When I talk to people about the objectification of women, there's always a lot of confusion. People ask, "Isn't it human nature to objectify people?" Others say women should take it as a compliment. But there's a difference between appreciating a person's beauty and objectifying a whole group of people. While appreciation acknowledges someone's looks as one small part of who they are while still viewing them as an individual, objectification reduces someone to their looks and to the stereotype of a group they belong to.
"When you're objectified, you can start to confuse your value with your sexuality," Dr. Susan Edelman, psychiatrist and author of Be Your Own Brand of Sexy, tells Bustle. "When you see so many beautiful faces and bodies in media, you often wonder, 'What’s wrong with me that I don’t look like that?' It can be hard to see the value in your inner beauty when the pressure is on. Not only are you shamed for how you look — as in fat-shaming — but your culture also profits from your insecurities. We're trying so hard to meet impossible beauty ideals that now 90 percent of women aren't happy with how they look. Unhappiness is not empowerment. Trying to meet other's ideals of beauty is more like people-pleasing. People-pleasing often doesn't work out, because you can never make everyone happy."
Research backs this up. A number of studies, many of them reported in the American Psychological Association’s Task Force on the Sexualization of Girls, have shown that the societal objectification of women has negative effects on their mental and even physical health. Here are a few troubling, scientifically proven consequences of society's objectification of women.
The objectification of women can lead women and girls to base their value on their appearance. If they don't fit society's beauty standards, they may develop body image issues or disordered eating. A study in Sex Roles found that the more girls objectified themselves, the more appearance-related anxiety and body shame they experienced. This anxiety and shame in turn increased girls' risk for disordered eating.
2Difficulty In School
There's a stereotype that women aren't good at math, but the few differences that have been found between men's and women's math ability go away once you consider societal factors, objectification included. One study in the Journal of Personality and Social Psychology found that women performed better on math tests after trying on a sweater than after trying on a swimsuit. The self-objectification they experienced in the dressing room actually made them less confident in their intellectual abilities.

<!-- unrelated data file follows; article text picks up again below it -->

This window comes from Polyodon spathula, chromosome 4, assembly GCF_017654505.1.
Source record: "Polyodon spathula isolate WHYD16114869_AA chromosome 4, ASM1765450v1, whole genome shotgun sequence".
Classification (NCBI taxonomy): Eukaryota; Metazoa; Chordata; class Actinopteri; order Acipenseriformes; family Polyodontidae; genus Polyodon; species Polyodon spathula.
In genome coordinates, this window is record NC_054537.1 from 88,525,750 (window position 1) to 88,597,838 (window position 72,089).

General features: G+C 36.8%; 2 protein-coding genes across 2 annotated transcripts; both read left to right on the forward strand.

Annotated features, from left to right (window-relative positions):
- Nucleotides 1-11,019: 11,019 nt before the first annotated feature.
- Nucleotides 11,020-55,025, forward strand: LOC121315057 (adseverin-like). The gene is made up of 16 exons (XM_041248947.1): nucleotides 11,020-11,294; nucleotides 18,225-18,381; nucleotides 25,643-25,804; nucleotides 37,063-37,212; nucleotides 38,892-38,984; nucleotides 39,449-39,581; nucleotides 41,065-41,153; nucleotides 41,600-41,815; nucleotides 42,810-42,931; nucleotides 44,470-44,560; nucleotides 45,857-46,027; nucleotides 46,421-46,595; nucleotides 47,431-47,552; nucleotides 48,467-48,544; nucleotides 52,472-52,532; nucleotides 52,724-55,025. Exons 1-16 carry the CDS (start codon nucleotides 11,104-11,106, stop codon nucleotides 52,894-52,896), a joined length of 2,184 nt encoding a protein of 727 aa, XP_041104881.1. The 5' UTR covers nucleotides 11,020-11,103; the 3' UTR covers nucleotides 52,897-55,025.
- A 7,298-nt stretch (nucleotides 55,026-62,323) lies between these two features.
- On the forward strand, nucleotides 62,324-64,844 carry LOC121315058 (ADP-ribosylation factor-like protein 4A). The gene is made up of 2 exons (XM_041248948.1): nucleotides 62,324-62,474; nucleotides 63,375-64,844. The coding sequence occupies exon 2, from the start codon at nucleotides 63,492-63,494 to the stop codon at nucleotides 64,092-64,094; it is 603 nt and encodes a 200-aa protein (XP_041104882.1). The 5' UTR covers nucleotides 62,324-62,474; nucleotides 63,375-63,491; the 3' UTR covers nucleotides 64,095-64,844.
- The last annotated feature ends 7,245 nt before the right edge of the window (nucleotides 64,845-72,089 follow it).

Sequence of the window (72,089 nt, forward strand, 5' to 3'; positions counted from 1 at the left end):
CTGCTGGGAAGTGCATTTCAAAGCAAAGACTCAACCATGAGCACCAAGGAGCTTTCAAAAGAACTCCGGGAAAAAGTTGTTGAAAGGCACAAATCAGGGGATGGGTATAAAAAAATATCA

4Neglect For Inner Beauty
When women are reduced to their physical appearances, all the things that make them beautiful on the inside, like kindness and intelligence, come to seem less important, says Edelman. They waste time and energy perfecting their appearances that could be spent developing their careers, bonding with their loved ones, and making the world a better place.
5Relationship Problems For Men
It's not just women who suffer for their objectification. When men are fed an unrealistic idea of the ideal woman, one that's there solely for their pleasure and always looks perfect, they may have trouble forming physical and emotional relationships with real women. A study in Psychology of Men & Masculinity found that men who were less comfortable with women's bodies — their real, living, breathing, sweating, pooping bodies — experienced less intimacy in their relationships.
These problems don't mean women can never be the "objects" of anyone's desire. But they do mean we need to be subjects — people who have desires ourselves, and whose desires matter.